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Federal Judge Exposes Sloppy Mistakes by Roger Stone’s Legal Team, Gives Them Two Days to Recover


Embattled Trump ally Roger Stone and his legal team were lambasted by a federal judge Tuesday afternoon after filing a mistake-laden motion with the court on May 10.

U.S. District Judge Amy Berman Jackson noted in the docketed order that Stone’s motion to suppress evidence included an incomplete list of the search warrants being challenged which were not marked with exhibit numbers and were provided in an order that “did not correspond to what was actually provided.”

Jackson specifically highlighted that Stone’s attorney provided only two of the three warrants they were directly seeking to challenge, completely failing to provide a copy of the warrant or accompanying application relating to the search of Stone’s Florida home. Jackson gave Stone’s attorney until Thursday to provide copies of the warrants and their applications to the court if he intends to pursue his challenge.

This was the order in its entirety:

MINUTE ORDER as to ROGER J. STONE, JR. On May 10, 2019, defendant filed a motion to suppress “all evidence as fruit of illegal search warrants executed on specified dates and times.” Def.’s Mot. to Suppress 100 at 1. The motion does not specify which warrants defendant maintains were “illegal,” but it notes that the “warrants and applications are filed under seal.” The Court notes that defendant’s Search Warrant Exhibit, Dkt. 101 (sealed), purports to be a list of the search warrants attached to the motion, but the list lacks exhibit numbers, and the order of the items listed does not correspond to what was actually provided. For instance, the first item on the list indicates that one of the warrants included in the motion was a warrant for the search of defendant’s former home issued by the U.S. District Court for the Southern District of Florida, but neither that warrant nor the application has been supplied to the Court. Also, the Search Warrant Exhibit lists warrants issued by the U.S. District Court for the District of Columbia on August 3, 2018 to three recipients, but only two warrants issued on that date were submitted to the Court (with one of them being filed twice). Finally, a search warrant issued by U.S. District Court for the District of Columbia on August 8, 2018 was filed with the Court but not listed on the Search Warrant Exhibit. Therefore, it is ORDERED that the defendant must inform the Court by May 16, 2019 if the search of defendant’s former home and the August 3, 2018 warrant issued to the third recipient were meant to be included in this motion, and if so, he must provide the Court with copies of the warrants and applications. On the same date, defendant must also provide the Court with a corrected version of the Search Warrant Exhibit, listing the warrants covered by the motion and assigning each an exhibit number in the numerical order it was filed on the docket. Signed by Judge Amy Berman Jackson on 5/14/19.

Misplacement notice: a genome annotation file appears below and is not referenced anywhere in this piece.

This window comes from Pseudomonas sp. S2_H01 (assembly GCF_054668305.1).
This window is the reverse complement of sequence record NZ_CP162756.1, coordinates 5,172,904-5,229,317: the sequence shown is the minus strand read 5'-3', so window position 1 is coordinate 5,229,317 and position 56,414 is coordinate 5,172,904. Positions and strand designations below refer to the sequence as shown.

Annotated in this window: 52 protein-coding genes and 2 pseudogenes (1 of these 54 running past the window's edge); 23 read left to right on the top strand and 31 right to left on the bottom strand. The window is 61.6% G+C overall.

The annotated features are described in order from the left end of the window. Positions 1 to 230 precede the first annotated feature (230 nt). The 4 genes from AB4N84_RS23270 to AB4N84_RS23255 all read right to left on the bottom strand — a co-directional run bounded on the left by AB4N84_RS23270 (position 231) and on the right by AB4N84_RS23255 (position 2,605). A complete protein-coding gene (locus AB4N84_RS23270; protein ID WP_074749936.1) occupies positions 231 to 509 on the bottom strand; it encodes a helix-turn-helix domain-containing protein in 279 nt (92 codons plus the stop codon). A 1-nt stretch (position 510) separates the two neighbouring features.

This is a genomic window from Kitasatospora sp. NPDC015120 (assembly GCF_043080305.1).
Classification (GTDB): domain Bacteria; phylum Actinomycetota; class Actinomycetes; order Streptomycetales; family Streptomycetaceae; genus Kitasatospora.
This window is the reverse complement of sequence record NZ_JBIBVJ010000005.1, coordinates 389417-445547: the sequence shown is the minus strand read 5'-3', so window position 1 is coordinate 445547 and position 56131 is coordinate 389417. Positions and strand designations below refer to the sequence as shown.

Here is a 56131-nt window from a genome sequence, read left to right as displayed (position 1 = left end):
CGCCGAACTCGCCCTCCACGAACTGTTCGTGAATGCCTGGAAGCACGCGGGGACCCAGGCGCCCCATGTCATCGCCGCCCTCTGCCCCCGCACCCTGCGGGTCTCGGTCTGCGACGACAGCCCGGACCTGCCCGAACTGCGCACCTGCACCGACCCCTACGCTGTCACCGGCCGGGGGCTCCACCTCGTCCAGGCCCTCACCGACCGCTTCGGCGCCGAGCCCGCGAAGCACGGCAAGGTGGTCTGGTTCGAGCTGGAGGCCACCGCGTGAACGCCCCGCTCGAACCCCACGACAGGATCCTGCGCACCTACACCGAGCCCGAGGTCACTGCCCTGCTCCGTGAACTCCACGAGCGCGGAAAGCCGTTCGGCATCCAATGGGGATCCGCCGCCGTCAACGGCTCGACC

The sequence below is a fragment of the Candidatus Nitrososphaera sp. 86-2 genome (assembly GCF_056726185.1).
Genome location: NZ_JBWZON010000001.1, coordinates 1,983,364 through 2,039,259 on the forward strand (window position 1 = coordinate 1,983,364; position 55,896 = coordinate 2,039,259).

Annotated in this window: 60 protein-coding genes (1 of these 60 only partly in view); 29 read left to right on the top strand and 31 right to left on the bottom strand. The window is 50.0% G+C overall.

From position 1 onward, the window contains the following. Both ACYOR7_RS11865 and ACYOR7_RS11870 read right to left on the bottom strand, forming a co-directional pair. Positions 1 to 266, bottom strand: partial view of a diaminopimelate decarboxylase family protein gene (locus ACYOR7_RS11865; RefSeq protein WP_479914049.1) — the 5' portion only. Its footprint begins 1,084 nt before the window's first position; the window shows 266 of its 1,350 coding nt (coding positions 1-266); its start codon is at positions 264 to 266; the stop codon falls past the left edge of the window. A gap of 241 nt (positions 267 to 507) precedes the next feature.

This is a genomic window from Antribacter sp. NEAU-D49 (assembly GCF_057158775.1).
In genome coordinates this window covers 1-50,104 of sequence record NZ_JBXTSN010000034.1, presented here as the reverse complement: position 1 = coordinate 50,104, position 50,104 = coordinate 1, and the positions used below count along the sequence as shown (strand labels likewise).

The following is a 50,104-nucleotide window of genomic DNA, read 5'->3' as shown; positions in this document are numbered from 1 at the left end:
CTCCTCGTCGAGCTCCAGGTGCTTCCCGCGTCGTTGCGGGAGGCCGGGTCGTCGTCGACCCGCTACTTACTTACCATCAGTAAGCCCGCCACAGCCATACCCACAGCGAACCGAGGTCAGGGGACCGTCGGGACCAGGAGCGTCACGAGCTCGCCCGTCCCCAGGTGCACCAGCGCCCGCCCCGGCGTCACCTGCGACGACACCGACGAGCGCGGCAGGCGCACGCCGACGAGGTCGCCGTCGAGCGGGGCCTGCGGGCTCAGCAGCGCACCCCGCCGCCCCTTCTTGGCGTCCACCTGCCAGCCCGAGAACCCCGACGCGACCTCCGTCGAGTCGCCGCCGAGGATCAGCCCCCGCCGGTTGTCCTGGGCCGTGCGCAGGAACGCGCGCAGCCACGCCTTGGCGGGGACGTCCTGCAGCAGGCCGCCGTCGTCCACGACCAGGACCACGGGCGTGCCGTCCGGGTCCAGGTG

Stone, the longtime GOP stalwart, was likely already treading on thin ice with Judge Jackson stemming from a February incident in which Stone posted an image on Instagram featuring the federal judge’s face and crosshairs near her head.

In the post, Stone referred to Jackson as an “Obama appointed Judge who dismissed the Benghazi charges against Hilary Clinton and incarcerated Paul Manafort prior to his conviction for any crime.”

Stone later apologized for the post, claiming that he had no intention of disrespecting the court and that the crosshair-photo was just “a random photo taken from the internet.” He followed with another post to Instagram saying the idea that he was intending to threaten Judge Jackson was “categorically false,” and stating that the picture had been “misinterpreted.”

Law&Crime previously reported that the image had appeared on transparently pro-Russia websites.

Jackson placed a partial gag order on Stone and his lawyers in January, restricting Stone from speaking about the case on the courthouse steps and barring his lawyers from discussing the case in the media in an effort to prevent the influencing of potential jurors.

Stone has pleaded not guilty to charges of lying to Congress, witness tampering, and obstruction stemming from the special counsel’s investigation into Russian election interference.

In his motion to suppress, Stone claims that the government lacked probable cause for the search warrants due to their reliance on “assumptions” that Russian officials were behind the hack and release of DNC emails. The motion is accompanied by two declarations purporting to offer expert testimony from cyber security analysts claiming that based on “forensic fingerprint” analysis, WikiLeaks could not have received the hacked emails from Russian officials.


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Jerry Lambe is a journalist at Law&Crime. He is a graduate of Georgetown University and New York Law School and previously worked in financial securities compliance and Civil Rights employment law.